Once you have a good feel for your strengths, try to figure out a way to apply them within your current role. If you are a good “stimulator”, how do you bring that strength to bear as a software engineer? How can you stimulate conversations around you and help your team and colleagues be more effective?
A caveat: Trying to only play to your strengths is likely to not be a good strategy. “Influencer“ might be the lowest ranked strength in this exercise, yet it doesn’t mean you try to avoid influencing (in fact, in some engineering roles, it is a very necessary skill!). These kinds of exercises help you become more aware of skills that you could work on personally. Incorporate this thinking in to your personal growth plans.
Trust your colleagues — Engineers work on hard problems at companies. This means that an engineer is not likely to crack any one problem on his own; he needs to rely on his colleagues to help. This might be hard for some engineers as it it requires finely honed delegation and consultancy skills. If you cannot trust your colleagues you might get a lot less done!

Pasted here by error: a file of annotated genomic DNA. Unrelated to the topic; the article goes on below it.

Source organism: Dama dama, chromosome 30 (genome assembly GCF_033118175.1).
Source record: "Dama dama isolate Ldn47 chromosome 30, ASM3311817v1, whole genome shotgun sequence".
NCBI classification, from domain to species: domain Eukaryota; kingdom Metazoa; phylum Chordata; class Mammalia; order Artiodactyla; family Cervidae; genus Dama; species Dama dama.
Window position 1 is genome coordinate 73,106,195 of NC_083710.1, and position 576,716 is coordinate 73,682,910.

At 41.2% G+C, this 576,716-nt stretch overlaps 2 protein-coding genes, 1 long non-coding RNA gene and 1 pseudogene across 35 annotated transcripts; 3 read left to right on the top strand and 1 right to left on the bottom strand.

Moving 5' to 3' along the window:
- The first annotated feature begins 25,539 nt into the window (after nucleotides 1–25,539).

Be your harshest critic — Find a means to critically assess your own thoughts and actions. One way is to solicit feedback from peers, which can be useful to understand the impact of something you have already done. How do you figure out if something is a good idea before you do it though? One approach might be to imagine a “brain trust” in your head, where you imagine how various people you know will react and push back. Using that “brain trust”, you can bounce around ideas and iterate on them, until those imaginary people seem (reasonably!) satisfied with the idea.
Don’t be afraid to try something new — If you’re interested in a new area of work, skill, or technology, but are concerned whether you are going to be any good at it, try to find a way to break into the area slowly. Find a small project you can contribute to, find a subject matter expert and chat to them, any way to gain enough knowledge to understand the topic more thoroughly is good! If you do enjoy what you learned or tried so far after doing that, then take a bigger step into the area of interest!